The problem with infant Gaviscon is that it is really not compatible with breastfeeding. Gavison needs to be given after a feed mixed with either water or milk in a bottle or a syringe. If you are formula feeding you can mix it with the milk in the bottle before giving it to the baby so it's much easier. You can also get specially thickened formulas for reflux, but you can't mix Gaviscon with these. Anyone who has breastfed a baby will know how unresponsive they are after they have been fed. How on earth do you get more liquid into a full, sleepy and milk drunk baby? It was impossible to get him to take more milk when he was already full.I was very reluctant to give up breast feeding and switch to formula for a number of reasons so wanted that to be a last resort.

Mainly we gave the Gaviscon to him mixed with some breastmilk in a bottle before his feed. Usually this didn't work because it's not designed to be given before feeds and our boy loves his grub and making him wait while we prepared the Gaviscon was not alright with him at all! He'd be hysterical by the time I was ready to feed him, making the reflux worse because he would gulp his feed down really fast which actually aggravates reflux. Sometimes we would wake him up an hour after his feed to give him Gaviscon but it really wasn't an ideal situation at all. If he woke up crying out in pain it was easy to get the Gaviscon in to him but mostly he'd just be groaning and thrashing about in his sleep and waking him up for Gaviscon meant it took a long time to get him back down again, as well as making him very upset.

It did help a little bit but it really wasn't nearly as effective as I hoped. We used the Gaviscon in conjunction with continuing to prop up his mattress and also keeping him upright after a feed for at least 30 minutes before putting him down. This was fine during the day but a right pain in the ass at night when all you wanted to do was to go back asleep. I bought a wedge pillow to prop up his mattress more effectively. There are a lot on the market but I just bought this basic one from Mothercare:

The problem with propping up the mattress was that it would cause J to roll to the side and he'd wake up screaming with his face rolled into the bars on the side. Obviously not ideal - bad mammy territory! To combat this I bought a Clevamama Sleep Positioner (also from Mothercare although many places stock them):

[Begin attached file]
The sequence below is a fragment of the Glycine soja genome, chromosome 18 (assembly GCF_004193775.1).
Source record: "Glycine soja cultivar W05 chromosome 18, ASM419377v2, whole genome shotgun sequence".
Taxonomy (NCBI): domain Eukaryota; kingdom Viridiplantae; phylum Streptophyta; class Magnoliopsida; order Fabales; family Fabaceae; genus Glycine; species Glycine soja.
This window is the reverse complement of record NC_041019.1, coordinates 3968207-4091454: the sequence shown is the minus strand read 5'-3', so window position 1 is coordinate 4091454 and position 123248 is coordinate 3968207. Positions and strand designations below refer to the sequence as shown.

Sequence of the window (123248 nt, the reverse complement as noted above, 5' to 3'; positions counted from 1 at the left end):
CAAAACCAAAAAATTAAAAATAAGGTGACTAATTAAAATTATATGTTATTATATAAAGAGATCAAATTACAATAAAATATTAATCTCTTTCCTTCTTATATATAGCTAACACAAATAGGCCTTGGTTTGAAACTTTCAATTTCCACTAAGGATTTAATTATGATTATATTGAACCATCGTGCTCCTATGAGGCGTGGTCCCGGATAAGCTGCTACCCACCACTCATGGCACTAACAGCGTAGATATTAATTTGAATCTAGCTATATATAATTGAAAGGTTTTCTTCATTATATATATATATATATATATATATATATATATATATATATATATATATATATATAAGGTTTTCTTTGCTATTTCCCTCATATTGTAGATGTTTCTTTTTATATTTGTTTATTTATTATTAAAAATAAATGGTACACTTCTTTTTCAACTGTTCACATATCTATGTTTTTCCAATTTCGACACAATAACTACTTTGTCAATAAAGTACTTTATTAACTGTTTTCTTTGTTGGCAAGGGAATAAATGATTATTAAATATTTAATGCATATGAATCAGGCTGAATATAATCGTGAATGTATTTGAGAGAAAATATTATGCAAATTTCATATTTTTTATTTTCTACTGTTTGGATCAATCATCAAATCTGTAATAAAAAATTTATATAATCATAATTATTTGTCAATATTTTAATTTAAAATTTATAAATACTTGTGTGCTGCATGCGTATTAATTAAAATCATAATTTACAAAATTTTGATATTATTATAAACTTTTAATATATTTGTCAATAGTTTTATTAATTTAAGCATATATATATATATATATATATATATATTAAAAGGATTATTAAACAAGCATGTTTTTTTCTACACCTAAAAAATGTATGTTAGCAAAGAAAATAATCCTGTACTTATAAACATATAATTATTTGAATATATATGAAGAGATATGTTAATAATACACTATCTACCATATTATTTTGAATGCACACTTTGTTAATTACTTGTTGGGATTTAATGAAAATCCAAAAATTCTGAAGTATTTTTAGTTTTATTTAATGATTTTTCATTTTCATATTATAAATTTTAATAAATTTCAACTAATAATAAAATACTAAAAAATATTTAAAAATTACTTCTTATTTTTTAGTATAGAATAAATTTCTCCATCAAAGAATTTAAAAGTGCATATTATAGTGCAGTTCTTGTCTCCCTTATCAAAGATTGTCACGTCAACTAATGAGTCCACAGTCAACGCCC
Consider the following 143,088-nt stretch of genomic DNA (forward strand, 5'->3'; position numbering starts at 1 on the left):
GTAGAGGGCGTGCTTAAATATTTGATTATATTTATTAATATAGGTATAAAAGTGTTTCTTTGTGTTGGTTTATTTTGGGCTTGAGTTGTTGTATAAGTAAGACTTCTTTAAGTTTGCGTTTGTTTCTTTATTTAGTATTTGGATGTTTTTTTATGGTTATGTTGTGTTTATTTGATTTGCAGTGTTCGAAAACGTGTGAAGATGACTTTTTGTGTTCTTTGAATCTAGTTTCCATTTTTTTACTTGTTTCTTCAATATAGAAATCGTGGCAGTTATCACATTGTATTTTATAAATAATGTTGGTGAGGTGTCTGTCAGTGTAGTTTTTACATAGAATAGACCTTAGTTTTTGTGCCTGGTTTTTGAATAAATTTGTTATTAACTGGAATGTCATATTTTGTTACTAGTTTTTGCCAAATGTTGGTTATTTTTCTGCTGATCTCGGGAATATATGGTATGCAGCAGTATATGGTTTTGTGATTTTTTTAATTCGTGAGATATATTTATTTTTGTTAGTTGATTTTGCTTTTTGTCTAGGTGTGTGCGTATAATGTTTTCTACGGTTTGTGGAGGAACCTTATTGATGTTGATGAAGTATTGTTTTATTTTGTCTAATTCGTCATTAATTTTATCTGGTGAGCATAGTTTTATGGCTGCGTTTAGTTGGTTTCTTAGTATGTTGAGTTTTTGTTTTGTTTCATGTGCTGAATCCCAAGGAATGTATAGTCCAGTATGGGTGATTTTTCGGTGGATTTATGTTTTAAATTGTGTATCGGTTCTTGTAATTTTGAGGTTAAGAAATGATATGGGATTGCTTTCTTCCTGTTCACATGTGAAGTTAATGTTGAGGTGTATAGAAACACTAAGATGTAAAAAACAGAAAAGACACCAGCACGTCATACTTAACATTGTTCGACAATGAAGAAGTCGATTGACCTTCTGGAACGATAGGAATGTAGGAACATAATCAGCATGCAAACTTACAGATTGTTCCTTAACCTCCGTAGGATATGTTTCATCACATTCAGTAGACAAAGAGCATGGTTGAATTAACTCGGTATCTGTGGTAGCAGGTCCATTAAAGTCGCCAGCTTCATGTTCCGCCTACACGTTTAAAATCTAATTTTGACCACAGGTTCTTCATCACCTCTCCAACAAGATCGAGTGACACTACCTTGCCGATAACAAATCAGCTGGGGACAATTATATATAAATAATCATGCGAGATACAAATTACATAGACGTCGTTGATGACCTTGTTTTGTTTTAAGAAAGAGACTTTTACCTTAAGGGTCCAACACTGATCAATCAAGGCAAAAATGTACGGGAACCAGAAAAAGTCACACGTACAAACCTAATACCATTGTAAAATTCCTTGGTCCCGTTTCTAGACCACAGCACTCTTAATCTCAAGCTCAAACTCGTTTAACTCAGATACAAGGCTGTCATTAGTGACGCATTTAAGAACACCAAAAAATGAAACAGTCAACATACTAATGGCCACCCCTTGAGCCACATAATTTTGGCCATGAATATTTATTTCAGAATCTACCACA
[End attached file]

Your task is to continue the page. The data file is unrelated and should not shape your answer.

This has bumpers at the side to stop the baby rolling over. It's only suitable for young babies as once they have learned to roll over it's not safe. It did solve the problem of him rolling to the side although he does slip down it during the night, meaning you have to wake up and move him back up every so often. It's also not suitable if you swaddle your baby and we found it didn't really work while using a gro bag so we had to retire that temporarily.

There are also specialist reflux wedges for babies that look like this:

The baby sleeps in a little sling attached to the pillow. How clever is that? They are extremely expensive (about €200) but there was the odd night I'd be sitting holding J up and browsing on my iPhone were I was thinking screw it, it's only money, if it makes him feel better just get one. I would have done anything. In the morning I always saw sense though, to the immense relief of Mr HNW!

So we tried all of these methods over a two or three week period and while there was a small difference in J's reflux we were still struggling. During the day J was a very happy little baby and luckily, we never had any problems feeding him. Some babies with reflux start to associate the pain with feeding and refuse to feed. J has always been a good grubber and was putting weight on well. Still, we were exhausted and we felt like all we talked about was J and how he was. It became a full time job feeding him, trying to fit in the Gaviscon and constantly sitting with him upright in our arms.

To be continued......


If anyone is out there I would love to hear any thoughts you have after reading this blog!